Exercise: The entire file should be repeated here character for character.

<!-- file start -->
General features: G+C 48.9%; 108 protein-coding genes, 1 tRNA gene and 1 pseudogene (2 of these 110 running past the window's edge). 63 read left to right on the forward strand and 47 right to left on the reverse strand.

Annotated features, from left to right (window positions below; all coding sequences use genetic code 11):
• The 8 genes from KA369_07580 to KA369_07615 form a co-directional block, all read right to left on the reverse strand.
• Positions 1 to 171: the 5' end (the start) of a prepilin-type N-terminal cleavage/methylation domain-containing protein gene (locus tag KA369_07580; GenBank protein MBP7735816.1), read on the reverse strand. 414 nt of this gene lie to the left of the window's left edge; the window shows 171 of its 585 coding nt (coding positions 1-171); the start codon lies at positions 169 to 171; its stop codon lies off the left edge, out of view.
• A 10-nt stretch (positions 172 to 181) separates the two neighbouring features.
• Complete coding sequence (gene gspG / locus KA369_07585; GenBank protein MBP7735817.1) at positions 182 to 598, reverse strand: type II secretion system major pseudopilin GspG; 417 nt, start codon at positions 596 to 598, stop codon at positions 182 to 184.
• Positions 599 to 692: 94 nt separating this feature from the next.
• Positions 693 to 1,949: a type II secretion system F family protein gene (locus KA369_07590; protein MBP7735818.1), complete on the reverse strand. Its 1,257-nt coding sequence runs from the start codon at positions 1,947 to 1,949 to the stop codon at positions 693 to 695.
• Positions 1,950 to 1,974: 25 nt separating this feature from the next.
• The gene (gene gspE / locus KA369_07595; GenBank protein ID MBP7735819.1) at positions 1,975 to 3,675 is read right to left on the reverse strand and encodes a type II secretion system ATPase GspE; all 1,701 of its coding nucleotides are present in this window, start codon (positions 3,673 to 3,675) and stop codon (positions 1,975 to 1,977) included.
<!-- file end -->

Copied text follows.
General features: G+C 48.9%; 108 protein-coding genes, 1 tRNA gene and 1 pseudogene (2 of these 110 running past the window's edge). 63 read left to right on the forward strand and 47 right to left on the reverse strand.

Annotated features, from left to right (window positions below; all coding sequences use genetic code 11):
• The 8 genes from KA369_07580 to KA369_07615 form a co-directional block, all read right to left on the reverse strand.
• Positions 1 to 171: the 5' end (the start) of a prepilin-type N-terminal cleavage/methylation domain-containing protein gene (locus tag KA369_07580; GenBank protein MBP7735816.1), read on the reverse strand. 414 nt of this gene lie to the left of the window's left edge; the window shows 171 of its 585 coding nt (coding positions 1-171); the start codon lies at positions 169 to 171; its stop codon lies off the left edge, out of view.
• A 10-nt stretch (positions 172 to 181) separates the two neighbouring features.
• Complete coding sequence (gene gspG / locus KA369_07585; GenBank protein MBP7735817.1) at positions 182 to 598, reverse strand: type II secretion system major pseudopilin GspG; 417 nt, start codon at positions 596 to 598, stop codon at positions 182 to 184.
• Positions 599 to 692: 94 nt separating this feature from the next.
• Positions 693 to 1,949: a type II secretion system F family protein gene (locus KA369_07590; protein MBP7735818.1), complete on the reverse strand. Its 1,257-nt coding sequence runs from the start codon at positions 1,947 to 1,949 to the stop codon at positions 693 to 695.
• Positions 1,950 to 1,974: 25 nt separating this feature from the next.
• The gene (gene gspE / locus KA369_07595; GenBank protein ID MBP7735819.1) at positions 1,975 to 3,675 is read right to left on the reverse strand and encodes a type II secretion system ATPase GspE; all 1,701 of its coding nucleotides are present in this window, start codon (positions 3,673 to 3,675) and stop codon (positions 1,975 to 1,977) included.